Denison University assistant professor of geosciences told Wired that viewing records shows intrusions of new magma happening often -- even when there may not be an eruption for 100,000 years.

For more information, see the Cascade volcano activity updates and earthquake monitoring at Mount St. Helens.

Mount St. Helens Fast Facts

(CNN) -- Here are some facts to know about Mount. St. Helens, the most active volcano in the Cascade Mountains in Washington state.

Facts: Mount St. Helens is a volcano in the Cascade Mountains, in the area called the Mt. St. Helens National Volcanic Monument. It is administered by the National Forest Service, not the National Park Service.

It is located in Washington state, about 55 miles northeast of Portland, Oregon, and 95 miles south of Seattle, Washington.

Over the last 500 years, Mount St. Helens has had at least four major explosive eruptions and many minor eruptions.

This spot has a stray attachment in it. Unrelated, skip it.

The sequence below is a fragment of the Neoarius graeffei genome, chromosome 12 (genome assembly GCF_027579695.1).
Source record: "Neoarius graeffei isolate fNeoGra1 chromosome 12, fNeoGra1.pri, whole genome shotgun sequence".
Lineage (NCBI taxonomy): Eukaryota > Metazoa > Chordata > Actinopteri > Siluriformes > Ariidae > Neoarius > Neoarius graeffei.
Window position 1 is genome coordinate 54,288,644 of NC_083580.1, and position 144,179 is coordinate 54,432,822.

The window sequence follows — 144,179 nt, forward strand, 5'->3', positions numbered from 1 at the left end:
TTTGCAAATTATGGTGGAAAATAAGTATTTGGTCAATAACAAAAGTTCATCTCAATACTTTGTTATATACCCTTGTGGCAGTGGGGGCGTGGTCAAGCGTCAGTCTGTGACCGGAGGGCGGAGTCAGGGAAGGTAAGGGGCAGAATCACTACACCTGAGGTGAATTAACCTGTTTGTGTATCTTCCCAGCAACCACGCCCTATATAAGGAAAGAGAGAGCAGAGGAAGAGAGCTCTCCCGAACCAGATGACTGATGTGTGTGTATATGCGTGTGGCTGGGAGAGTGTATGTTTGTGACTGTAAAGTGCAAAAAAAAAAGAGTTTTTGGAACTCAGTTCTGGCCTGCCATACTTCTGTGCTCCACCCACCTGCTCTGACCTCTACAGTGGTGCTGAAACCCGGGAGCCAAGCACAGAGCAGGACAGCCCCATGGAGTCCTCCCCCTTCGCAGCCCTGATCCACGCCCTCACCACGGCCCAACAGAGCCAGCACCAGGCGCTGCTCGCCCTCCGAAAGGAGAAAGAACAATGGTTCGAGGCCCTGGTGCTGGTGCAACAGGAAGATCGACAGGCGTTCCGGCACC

Mount St. Helens was named by Commander George Vancouver and the officers of H.M.S. Discovery for British diplomat Alleyne Fitzherbert (1753-1839). Fitzherbert's title was Baron St. Helens.

Timeline: 1792-1794 - The mountain was named while Commander Vancouver and H.M.S. Discovery officers were surveying the northern Pacific coast.

1835 - Mount St. Helens is first recognized as a volcano.

1857-1980 - Mount St. Helens is inactive.

May 18, 1980 - 8:32 am PDT - Mount St. Helens erupts.

The eruption blows off more than 1,000 feet from the top of the mountain, leaving a huge crater. The mountain had been known for its snow-capped peak, earning the nickname "the Fuji of America" for its resemblance to Japan's Mount Fuji.